It’s a moving experience, getting your belongings from one house to another. You pray the process goes smoothly and nothing moves you to tears.
Hiring the right company to transport household goods is a key element in making all those moves as worry-free as possible. The wrong choice could cost you money, damaged goods and peace of mind. Most moving pros – the movers and the movees – say a word-of-mouth recommendation from someone who has used the company is about the best way to find a reputable mover. And that’s a key word – reputable.
Gary Frank Petty, president and CEO of the National Moving & Storage Association, said that 12,000 moving companies advertise in the yellow pages of local phone directories across the country. “And there are tremendous variations in quality and professionalism,” according to Petty. “Probably 25 percent are marginal players.”
So doing your homework is essential. As Petty says, “hiring a moving company is very much a ‘buyer beware’ situation.” Trusting customers can get hurt by unscrupulous companies.
Don Wilson, regional manager for motor carrier enforcement of the Public Utilities Commission, said it’s important for consumers to be aware of the requirements the carrier has to meet, including giving a written estimate of costs. Wilson also says customers should know they have the option of purchasing additional insurance.
That is critical in the event of loss or damage. Moving companies are required to carry insurance based on 30 cents per pound per article. That would not be adequate coverage to replace the marble table top that goes crashing down the steps, for instance.
Whether you’re moving in or out of Phoenix AZ, or anywhere else, it is suggested you get competitive bids from at least three companies. “You want to be very careful of movers who focus in on the price. A great deal of discounting goes on in our business,” Petty said. Some companies want volume and will hurry up and get the move done — sometimes with untrained labor — instead of ethical companies that take the necessary time and use professional workers to do a good job. Also, ask for the names and phone numbers of people the companies have recently moved to serve as references.
Jay Duquette, president of Monroeville Moving & Storage Inc. (an agent for Mayflower Transit, Inc.), suggests shopping around because dishonest people are always lurking to take you for a ride.
Packing dishes, books and other items yourself can cut your bill in half. Get boxes from the liquor store or buy them. Moving experts suggest that homeowners pack and carry valuables such as jewelry themselves.
When it comes to transporting items of great value such as paintings, antiques and the like, people may want to take extra care in making their decision on a moving company. Expertise in professional packing is essential for most people who own costly objects. The Pittsburgh Symphony Orchestra, for example, frequently moves musical instruments worth hundreds of thousands of dollars across the country on tour dates and within the Pittsburgh region.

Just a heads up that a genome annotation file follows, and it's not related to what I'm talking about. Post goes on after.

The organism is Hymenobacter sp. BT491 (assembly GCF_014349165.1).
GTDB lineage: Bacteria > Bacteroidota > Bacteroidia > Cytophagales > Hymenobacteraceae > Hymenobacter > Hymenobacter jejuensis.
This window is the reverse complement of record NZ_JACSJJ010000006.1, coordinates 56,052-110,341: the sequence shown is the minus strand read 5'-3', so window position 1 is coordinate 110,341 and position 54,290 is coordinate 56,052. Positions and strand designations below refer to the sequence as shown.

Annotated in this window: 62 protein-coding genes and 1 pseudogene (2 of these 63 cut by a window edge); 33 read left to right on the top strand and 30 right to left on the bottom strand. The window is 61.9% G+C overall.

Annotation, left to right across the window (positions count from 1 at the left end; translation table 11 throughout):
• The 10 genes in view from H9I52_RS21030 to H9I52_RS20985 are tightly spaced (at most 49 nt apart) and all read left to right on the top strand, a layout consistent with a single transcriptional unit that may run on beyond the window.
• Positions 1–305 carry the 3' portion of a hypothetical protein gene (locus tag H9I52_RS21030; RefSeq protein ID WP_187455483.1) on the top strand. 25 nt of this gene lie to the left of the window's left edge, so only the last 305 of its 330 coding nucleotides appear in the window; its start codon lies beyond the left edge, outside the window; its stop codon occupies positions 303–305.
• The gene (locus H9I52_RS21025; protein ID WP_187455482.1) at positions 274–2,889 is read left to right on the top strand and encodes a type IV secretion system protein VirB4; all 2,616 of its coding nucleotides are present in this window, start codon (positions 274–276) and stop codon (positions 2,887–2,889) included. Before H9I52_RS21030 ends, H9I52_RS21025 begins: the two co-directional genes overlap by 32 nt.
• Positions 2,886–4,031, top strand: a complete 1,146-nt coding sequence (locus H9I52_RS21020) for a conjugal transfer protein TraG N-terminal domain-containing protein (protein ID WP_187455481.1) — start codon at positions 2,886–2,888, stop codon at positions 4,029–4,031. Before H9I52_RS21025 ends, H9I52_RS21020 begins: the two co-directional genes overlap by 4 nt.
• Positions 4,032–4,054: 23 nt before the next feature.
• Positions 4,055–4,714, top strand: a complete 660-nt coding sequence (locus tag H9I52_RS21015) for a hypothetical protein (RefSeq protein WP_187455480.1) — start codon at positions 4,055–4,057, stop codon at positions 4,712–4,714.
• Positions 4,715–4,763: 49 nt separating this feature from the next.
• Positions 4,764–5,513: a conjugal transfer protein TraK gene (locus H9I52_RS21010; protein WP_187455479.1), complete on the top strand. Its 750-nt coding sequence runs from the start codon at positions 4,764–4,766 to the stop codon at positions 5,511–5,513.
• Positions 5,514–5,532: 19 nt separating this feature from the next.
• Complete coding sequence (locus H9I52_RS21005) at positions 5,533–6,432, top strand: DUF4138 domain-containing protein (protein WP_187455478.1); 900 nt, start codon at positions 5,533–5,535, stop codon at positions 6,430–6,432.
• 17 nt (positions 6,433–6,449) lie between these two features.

Tri-State Transfer &Storage on the North Side is the company the PSO often calls to do the moving. Tonight after the Symphony Concert at Heinz Hall the company will pack and load about 100 cases that will be off to Wisconsin, Illinois and Texas for the PSO’s 2013 Spring Midwest Tour. This won’t be any run-of-the-mill moving van. The precious musical cargo will be loaded onto a personalized van — with the orchestra’s logo and a likeness of – who else? — Beethoven on the side.
Actually the Symphony’s contract is with Wheaton Interstate Moving, for which Tri-State is an agent. “We look for someone who is sensitive to our needs,” said Joe Beiro, the orchestra manager. “This is like moving fine art — a lot of these instruments are of great value and are irreplaceable because they are unique. Not everyone can satisfy our needs.”
While not everyone has priceless objects to pack — whatever your possessions, they’re yours and they mean something to you. This week Edna Billick moved from one section of North Huntingdon to another. She’s moved four times — including a relocation to Flordia — since 1989. This was her second move with Duquette. Despite packing and unpacking so many times it doesn’t get an easier for her. “It’s rough. You realize you have to take everything. Six weeks before I move I go room by room and box things. A friend takes them to the cellar.” Billick moved the smaller boxes herself and the van took the furniture.
It’s more difficult to pack than unpack. “There’s no deadline, you’re there and can take your time,” Billick said.
Take your time in finding your moving company in the first place. It will be entrusted with your dearest possessions and they should be handled with care.
“You have to know what you’re doing — either you know or you don’t,” said Jim Jamriska, the owner of Tri-State. “You’re not moving someone’s furniture, you’re moving their life.”
Some tips on moving
– Call moving companies phoenix as soon as you know you’re moving.
– Ask for references and written estimate.
– Consider buying extra insurance.
– Pack boxes yourself to save money.
– Pay by certified check rather than cash.
– Contact state or federal agencies with complaints.